A BASS PLAYER/SINGER/SONGWRITER FIRST,
This is historical information on my formative experiences in life, culminating in the multi-instrumentalist that I became.
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I am a bass player/singer firstly, because my attention arrived on bass and singing first.
The reasons for this is because I was a double bass player before I was introduced to the electric bass concept, by David Scarisbrick, guitarist, colleague of Alan Vallance, drummer, who were in our first band together, and who both informed me in the Wimpy hamburger bar in East Grinstead High Street, that the electric bass guitar, was tuned up the same way as a double bass, and that the Fender electric bass guitar was a logical progression from double bass, by Leo Fender, who came up with a design that didn't feed back under amplification, and wasn't so unwieldy as a double bass, and was extremely portable like the electric guitar, and sounded great through tube amplifiers.
Obviously I was aware of the electric bass from the earliest times of my childhood, and heard the propulsive quality of the bass as the fundamental, reacting harmonically with the top line of the vocal.
The first record I ever bought was "Thank You for Letting Me Be Myself Again" by Sly and the Family Stone, with the legendary Larry Graham, funky bassist on electric Fender jazz bass guitar.
Next, I heard Billy Cox, playing rotational cyclical groove bass lines underneath Hendrix's cascading inventive guitar.
This led to me understanding the power of Motown, Stacks, and Blue Note, and the likes of Wilson Picket and such soul shouters like Sam and Dave, with the propulsive bass underneath, inter reacting with the vocal lines.
I was now firmly placed in the concept of hearing the bass and the singing.
Some people hear drums first, some people hear singing first, some people hear keyboards firstly, some people hear saxophone firstly, some people hear guitar firstly, I heard bass and singing firstly, which led me into the concept of bass player/singers.
Guitar came later, to understand the polyphony of songwriting, as did piano.
My guitar career, was a response to being endlessly messed about and bullied and condescended to by some guitarists, who treat the bass player as some idiot who couldn't get along with guitar playing, so were too stupid, and could only play one note at a time, not having the intelligence to grasp more notes at the same time. As any double bass player will tell you, this is not the case, after discovering triads and arpeggios and scales of chords on the double bass, either played with a bow, or pizzicato.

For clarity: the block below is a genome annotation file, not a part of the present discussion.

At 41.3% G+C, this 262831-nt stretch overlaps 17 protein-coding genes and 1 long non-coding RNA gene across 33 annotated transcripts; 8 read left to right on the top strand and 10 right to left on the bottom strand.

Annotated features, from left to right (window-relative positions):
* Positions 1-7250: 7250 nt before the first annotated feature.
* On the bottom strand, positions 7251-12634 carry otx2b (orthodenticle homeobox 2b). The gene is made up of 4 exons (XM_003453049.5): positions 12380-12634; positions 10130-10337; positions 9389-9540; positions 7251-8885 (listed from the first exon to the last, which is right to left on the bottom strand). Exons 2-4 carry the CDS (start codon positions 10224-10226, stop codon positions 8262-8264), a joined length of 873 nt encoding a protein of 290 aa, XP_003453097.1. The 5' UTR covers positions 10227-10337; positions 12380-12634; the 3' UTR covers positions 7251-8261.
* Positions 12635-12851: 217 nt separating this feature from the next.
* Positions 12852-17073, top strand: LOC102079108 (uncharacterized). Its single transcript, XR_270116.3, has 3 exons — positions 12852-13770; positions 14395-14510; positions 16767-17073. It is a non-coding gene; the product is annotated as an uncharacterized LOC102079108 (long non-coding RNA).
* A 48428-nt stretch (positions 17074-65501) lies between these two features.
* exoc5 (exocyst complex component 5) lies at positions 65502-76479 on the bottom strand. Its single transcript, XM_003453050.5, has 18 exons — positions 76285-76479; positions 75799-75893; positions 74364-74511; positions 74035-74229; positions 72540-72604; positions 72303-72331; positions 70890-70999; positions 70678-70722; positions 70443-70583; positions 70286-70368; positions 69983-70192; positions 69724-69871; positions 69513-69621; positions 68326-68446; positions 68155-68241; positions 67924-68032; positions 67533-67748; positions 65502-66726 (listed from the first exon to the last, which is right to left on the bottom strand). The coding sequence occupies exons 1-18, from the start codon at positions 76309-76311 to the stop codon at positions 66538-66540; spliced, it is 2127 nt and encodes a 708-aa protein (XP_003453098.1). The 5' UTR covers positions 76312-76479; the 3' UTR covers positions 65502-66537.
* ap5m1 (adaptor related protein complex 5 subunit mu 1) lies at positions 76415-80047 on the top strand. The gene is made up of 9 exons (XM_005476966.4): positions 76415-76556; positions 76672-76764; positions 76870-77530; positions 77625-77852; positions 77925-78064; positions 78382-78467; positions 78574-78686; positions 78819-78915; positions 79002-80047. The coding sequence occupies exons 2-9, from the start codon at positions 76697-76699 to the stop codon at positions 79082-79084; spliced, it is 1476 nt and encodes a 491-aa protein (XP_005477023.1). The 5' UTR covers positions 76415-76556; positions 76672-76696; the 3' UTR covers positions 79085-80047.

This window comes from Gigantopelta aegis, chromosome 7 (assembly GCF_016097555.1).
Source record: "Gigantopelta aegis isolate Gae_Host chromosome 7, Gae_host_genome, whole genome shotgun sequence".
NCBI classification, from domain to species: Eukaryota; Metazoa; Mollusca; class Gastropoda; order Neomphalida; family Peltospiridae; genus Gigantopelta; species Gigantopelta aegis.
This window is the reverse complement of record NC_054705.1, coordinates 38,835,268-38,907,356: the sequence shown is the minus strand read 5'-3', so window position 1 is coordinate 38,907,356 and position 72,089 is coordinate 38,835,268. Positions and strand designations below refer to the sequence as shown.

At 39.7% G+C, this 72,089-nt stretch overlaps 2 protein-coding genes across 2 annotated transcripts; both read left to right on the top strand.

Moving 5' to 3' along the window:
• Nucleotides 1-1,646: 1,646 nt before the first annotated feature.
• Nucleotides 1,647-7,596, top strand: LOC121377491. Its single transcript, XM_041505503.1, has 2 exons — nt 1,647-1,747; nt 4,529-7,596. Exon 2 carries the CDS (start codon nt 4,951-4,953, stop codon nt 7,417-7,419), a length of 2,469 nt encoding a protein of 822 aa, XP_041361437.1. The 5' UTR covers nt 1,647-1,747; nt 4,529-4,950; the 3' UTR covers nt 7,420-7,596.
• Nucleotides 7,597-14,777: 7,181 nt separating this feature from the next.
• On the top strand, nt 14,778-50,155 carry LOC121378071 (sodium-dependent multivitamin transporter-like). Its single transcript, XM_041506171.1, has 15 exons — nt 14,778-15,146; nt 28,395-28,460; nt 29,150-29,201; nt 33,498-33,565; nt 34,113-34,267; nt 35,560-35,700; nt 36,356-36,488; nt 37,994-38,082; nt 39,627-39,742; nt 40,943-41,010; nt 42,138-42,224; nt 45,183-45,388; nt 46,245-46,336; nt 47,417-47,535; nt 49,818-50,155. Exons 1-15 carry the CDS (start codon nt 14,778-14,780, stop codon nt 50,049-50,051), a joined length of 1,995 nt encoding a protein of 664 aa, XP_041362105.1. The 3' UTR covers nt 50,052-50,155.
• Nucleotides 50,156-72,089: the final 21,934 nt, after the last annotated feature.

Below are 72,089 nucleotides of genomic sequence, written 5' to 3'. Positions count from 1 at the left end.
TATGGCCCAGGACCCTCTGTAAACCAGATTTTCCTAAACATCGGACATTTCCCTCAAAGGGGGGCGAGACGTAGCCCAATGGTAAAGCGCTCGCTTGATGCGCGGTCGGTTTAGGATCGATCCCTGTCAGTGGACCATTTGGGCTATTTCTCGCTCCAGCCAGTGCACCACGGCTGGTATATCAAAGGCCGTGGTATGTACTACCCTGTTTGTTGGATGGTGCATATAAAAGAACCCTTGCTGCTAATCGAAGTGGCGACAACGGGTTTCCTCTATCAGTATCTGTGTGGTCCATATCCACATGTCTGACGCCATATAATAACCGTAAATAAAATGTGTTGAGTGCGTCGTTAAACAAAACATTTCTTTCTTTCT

By learning guitar, I realised that guitarists were not immortal superior beings from a higher dimension, but like the rest of us. Only a few guitarists work at it continuously, to get to the level of the best.
Some people realise the value of a great bass player.
Some people realise that a bass player has to know a lot to get around, little alone be inventive, little alone write songs, little alone be a good lyricist, little alone be a good guitarist, and above all, be a good keyboardist.
Why keyboards, you ask? Because piano has everything in front of you, being the master instrument of all things. Any self-respecting bass player, has got the intelligence to go to the piano, and start exploring the keys, with his bass on his lap, or his guitar.
But as every keyboard player knows, and every good guitarist/vocalist knows, and maybe some singers who are evolved, the bass player is the fundamental core of the band, providing impeccable groove, rhythm, and harmony, and melody, and musicality, whilst being the engine room of the queen mary, along with the drums, propulsively moving the material along.
Us bass players play the bass firstly because we love it, and if the truth be known are terrific songwriters, when we are allowed to be.
Us bass players, play the bass because we love it, and when involved in songwriting, a band takes on a whole new dimension of originality and creativity.
The bass, in the right hands, is a revolutionary ground breaking tool. You have only to look at Jack Bruce, Glen Hughes, Paul McCartney, Sting, Sheryl Crow, Mark King, Larry Graham, Alan Roberts, Michael Anthony (Michael Anthony is an enormous part of Van Halen, which is not understood to the uneducated eye), to understand the phenomena of the great bass player, who hopefully sings as well.
The keyboard player understands this, but does the guitarist?
The reason I teach bass, and the power of triads, arpeggios, and scales of chords, and inversions, is so that bass players can now break out of the tyranny of the guitarist yelling endlessly "just play root notes like the bass player in Status Quo, over everything". Yes, obviously this is required where applicable, but also in chord structures, triads, are the first emerging support and weight of chords.
Obviously, some bass players, who have been to college, end up playing total shred bass over everything, more like a lead guitar player on the bass, who end up being far too busy, and take the bottom end away from being solid, and harmony, into a showcase for incredible chops, and super shred. It's all very well and good knowing how to do this, but is it really bass playing? Bass should be melodic, interesting, pleasing, propulsive, and motivating, and in good juxtaposition with the singer, because after all, the singer sings to the bass. Just ask Elkie Brooks.
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